Given the favorable risk-benefit ratio, both the AASLD and international consensus recommend LRT as bridging therapy for patients with T2 disease (10,14). Despite this, however, a recent metanalysis by Kulik et al. found that patients with T2 HCC who underwent bridging therapy with LRT showed no significant improvement in rates of post-transplant recurrence or recurrence-free survival (15,17). This finding was reiterated by Agopian et al. in a multicenter study which included 3,601 post-OLT patients; rates of 1-, 3-, and 5-year recurrence-free survival were not significantly different regardless of whether bridging therapy had been administered (17). In fact, the study found that the number of LRT sessions was positively correlated with likelihood of post-OLT recurrence, although the authors attributed this to the confounding factor of tumor aggression rather than the effect of the treatment itself.

T3: downstaging therapy

Downstaging refers to treatment administration with the intent of decreasing overall tumor burden such that patients whose disease previously precluded transplant candidacy now fall within established guidelines. Multiple forms of locoregional therapy have been used for this purpose, with TACE and radiofrequency ablation (RFA) accumulating the most experience (14). However, available evidence is limited with most studies being non-comparative and observational in nature; further, no study has directly compared post-transplantation outcomes in patients who initially met Milan criteria with those who underwent downstaging.

Despite this, the current evidence strongly suggests that outcomes are comparable between those who met criteria at initial evaluation and those who were successfully downstaged. For example, two prospective studies reported similar disease-free and OS between the two groups (18,19). Several retrospective studies have also supported this approach. Heckman et al. (20) retrospectively evaluated 123 patients who underwent OLT between 2000 and 2006 (spanning the pre- and post-MELD exception point eras), 50 of which were treated with pre-transplantation LRT and 73 of which were not. The 1-, 3-, and 5-year OS was not statistically different between the two groups (81%, 81%, and 81% vs. 81%, 71%, and 71%, respectively). Furthermore, the 12 patients who were successfully downstaged showed similar OS both to those who received LRT but did not respond and underwent OLT anyway and to those who did not undergo LRT. Kim et al. (21) showed that in patients meeting UNOS Region 4 T3 (R4T3) criteria (one lesion up to 6 cm, three lesions each up to 5 cm, total tumor burden up to 9 cm), those with expanded T3 disease who underwent pre-OLT LRT had lower 3-year recurrence rates (7% vs. 75%, P<0.001) and better 3-year OS rates (78% and 25%, P=0.02) than those who did not. Hołówko et al. (22) retrospectively analyzed 229 patients who underwent OLT, 75 of whom had undergone prior treatment with TACE. Again, there was no difference in 5-year recurrence-free survival between the groups.

Despite the absence of conclusive data, the AASLD currently supports listing for transplant after successful downstaging (10). As such, consideration should be given to allocating MELD exception points for patients who present with T3 disease but have the potential for successful downstaging to T2.


Surgical resection and pre-operative regenerative strategies

Overview

As an alternative to transplantation, patients with primary or secondary hepatic malignancies can be managed via partial hepatectomy. In patients with cirrhosis this does not remedy the underlying parenchymal milieu which promotes tumor development, but it obviates the need for organ procurement and long-term immunosuppression. When hepatic resection is being considered, specific attention must be paid to the size and functional status of the residual native organ, termed the future liver remnant (FLR). As surgical techniques have continued to advance allowing for more aggressive resections, the size of the FLR has become a limiting factor in determining patient candidacy (23,24). The FLR must retain enough functional capacity to support the needs of the body; thus, the more dysfunctional the underlying parenchyma, the greater the minimum FLR size necessary to prevent postoperative liver failure and death.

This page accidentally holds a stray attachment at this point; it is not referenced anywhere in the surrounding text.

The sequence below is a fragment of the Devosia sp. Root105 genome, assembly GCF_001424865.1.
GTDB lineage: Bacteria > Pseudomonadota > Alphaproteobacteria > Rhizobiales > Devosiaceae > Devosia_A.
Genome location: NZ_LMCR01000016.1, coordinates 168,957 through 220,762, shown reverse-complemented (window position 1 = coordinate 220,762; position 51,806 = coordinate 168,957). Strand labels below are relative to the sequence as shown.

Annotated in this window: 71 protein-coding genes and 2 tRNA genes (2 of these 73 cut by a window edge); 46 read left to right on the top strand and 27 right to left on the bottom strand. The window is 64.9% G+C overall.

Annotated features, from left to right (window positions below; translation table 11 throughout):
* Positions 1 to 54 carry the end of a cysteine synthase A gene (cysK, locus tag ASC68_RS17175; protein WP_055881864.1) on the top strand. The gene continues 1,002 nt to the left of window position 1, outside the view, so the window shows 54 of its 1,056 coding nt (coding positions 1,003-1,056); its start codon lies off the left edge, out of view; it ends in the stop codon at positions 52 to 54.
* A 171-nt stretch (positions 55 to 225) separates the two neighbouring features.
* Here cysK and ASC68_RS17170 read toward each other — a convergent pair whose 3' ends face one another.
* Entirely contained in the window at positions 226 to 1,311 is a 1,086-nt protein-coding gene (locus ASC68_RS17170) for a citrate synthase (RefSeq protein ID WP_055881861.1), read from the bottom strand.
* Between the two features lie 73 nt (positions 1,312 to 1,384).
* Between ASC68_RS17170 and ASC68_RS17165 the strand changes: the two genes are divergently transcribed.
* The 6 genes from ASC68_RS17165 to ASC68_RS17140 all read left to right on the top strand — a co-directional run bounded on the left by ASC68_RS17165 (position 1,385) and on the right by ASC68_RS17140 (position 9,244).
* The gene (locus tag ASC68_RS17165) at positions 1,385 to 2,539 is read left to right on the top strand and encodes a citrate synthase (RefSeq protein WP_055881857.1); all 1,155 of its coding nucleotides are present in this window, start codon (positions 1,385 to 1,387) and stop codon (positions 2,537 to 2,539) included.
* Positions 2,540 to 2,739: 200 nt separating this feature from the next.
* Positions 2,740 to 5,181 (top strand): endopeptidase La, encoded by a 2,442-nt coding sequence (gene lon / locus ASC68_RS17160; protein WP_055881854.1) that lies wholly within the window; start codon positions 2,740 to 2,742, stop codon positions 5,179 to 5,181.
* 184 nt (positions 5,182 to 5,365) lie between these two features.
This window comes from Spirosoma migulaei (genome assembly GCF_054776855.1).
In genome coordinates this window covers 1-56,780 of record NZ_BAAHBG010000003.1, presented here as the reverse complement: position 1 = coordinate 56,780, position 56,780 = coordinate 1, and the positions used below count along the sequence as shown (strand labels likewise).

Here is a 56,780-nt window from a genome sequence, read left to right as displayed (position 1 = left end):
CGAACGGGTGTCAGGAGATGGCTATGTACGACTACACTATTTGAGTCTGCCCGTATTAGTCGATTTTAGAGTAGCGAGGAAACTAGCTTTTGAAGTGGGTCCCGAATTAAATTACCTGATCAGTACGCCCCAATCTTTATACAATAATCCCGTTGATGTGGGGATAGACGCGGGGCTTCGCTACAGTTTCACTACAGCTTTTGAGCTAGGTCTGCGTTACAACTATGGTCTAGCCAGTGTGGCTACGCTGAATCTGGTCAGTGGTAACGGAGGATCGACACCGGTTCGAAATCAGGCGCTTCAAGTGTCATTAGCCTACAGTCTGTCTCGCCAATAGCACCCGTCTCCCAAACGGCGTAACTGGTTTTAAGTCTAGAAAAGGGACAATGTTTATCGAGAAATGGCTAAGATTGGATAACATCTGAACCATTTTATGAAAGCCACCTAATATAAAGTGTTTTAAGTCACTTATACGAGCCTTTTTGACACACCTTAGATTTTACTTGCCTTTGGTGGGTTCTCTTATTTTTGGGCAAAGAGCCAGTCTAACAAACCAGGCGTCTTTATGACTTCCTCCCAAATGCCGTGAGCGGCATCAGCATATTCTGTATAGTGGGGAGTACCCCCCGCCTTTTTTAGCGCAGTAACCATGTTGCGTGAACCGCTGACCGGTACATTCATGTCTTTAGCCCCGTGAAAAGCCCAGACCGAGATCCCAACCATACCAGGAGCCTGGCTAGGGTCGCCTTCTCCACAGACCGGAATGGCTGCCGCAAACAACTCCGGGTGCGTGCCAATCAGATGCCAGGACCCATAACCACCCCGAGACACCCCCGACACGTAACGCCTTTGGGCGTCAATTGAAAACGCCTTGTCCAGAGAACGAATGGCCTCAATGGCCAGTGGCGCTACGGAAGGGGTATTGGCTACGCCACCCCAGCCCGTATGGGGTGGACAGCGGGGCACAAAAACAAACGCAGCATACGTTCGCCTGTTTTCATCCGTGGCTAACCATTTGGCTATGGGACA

Fortunately, the liver is unique in the human body for its prodigious regenerative capacity, which has been recognized at least since James Cantlie documented the concept of the atrophy-hypertrophy complex in 1897 (25). Compensatory hypertrophy of un-involved liver parenchyma following ligation of portal vein branches was described in animals in the first half of the 20th century (26), but was not leveraged for medical use until 1990 when Makuuchi et al. reported portal vein embolization (PVE) in 14 patients with hilar cholangiocarcinoma (27). PVE is now a well-established technique for inducing preoperative hypertrophy of the FLR in appropriately selected patients, and attempts have been made to iterate and expand upon it to improve outcomes, although often without definite benefit.

Physiology

A detailed discussion of the physiology of liver regeneration is beyond the scope of this article (28,29). In brief, in the absence of hepatic injury, approximately 0.01–0.1% of hepatocytes are actively engaged in mitosis while the remainder are quiescent (25,30). An injurious stimulus, iatrogenic or otherwise, releases growth factors which promote hepatocyte proliferation, the degree of which depends on both the extent of damage and the health of the underlying parenchyma (30). In cases of minor injury (<10% parenchymal involvement) the response is predominantly local, whereas larger degrees of damage result in an organ-wide response (30). Although myriad noxious stimuli can induce this process, in most cases the underlying cascade is similar with the bulk of the regenerative capacity resulting from cellular division and to a lesser extent from enlargement (31); as such, at a cellular level the response is better termed hyperplasia rather than hypertrophy. Because regeneration depends upon the proliferation of the remaining uninjured hepatocytes, chronically diseased livers have less regenerative capacity than healthy ones, a factor that must be considered when assessing patient candidacy for PVE (32-34).